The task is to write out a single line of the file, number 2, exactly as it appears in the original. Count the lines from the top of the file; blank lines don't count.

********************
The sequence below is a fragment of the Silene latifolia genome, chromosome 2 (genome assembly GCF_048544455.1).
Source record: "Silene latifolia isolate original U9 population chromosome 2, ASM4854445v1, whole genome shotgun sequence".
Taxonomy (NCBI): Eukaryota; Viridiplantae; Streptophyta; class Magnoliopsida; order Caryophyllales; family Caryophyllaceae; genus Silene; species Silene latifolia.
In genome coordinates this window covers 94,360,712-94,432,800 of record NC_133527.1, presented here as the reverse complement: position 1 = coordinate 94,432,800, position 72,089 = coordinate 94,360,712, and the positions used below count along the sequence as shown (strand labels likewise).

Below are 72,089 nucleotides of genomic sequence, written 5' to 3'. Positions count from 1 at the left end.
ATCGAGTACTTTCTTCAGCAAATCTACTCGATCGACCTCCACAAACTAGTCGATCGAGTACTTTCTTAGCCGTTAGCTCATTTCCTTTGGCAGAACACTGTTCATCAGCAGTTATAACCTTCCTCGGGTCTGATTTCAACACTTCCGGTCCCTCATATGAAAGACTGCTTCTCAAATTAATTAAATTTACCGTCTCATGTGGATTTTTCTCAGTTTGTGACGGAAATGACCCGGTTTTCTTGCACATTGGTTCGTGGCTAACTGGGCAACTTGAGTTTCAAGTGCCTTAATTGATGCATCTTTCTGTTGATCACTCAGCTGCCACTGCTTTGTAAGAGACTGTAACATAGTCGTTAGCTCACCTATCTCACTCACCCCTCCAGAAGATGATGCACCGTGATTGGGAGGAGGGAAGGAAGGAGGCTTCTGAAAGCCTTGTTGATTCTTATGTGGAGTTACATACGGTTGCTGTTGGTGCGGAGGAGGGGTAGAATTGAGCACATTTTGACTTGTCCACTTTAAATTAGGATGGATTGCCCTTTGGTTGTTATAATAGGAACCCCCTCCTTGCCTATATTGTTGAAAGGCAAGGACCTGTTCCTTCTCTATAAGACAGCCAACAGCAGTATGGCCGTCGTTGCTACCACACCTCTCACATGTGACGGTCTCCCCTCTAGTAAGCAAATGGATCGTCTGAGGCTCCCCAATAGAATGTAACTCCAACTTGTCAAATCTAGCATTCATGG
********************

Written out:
Source record: "Silene latifolia isolate original U9 population chromosome 2, ASM4854445v1, whole genome shotgun sequence".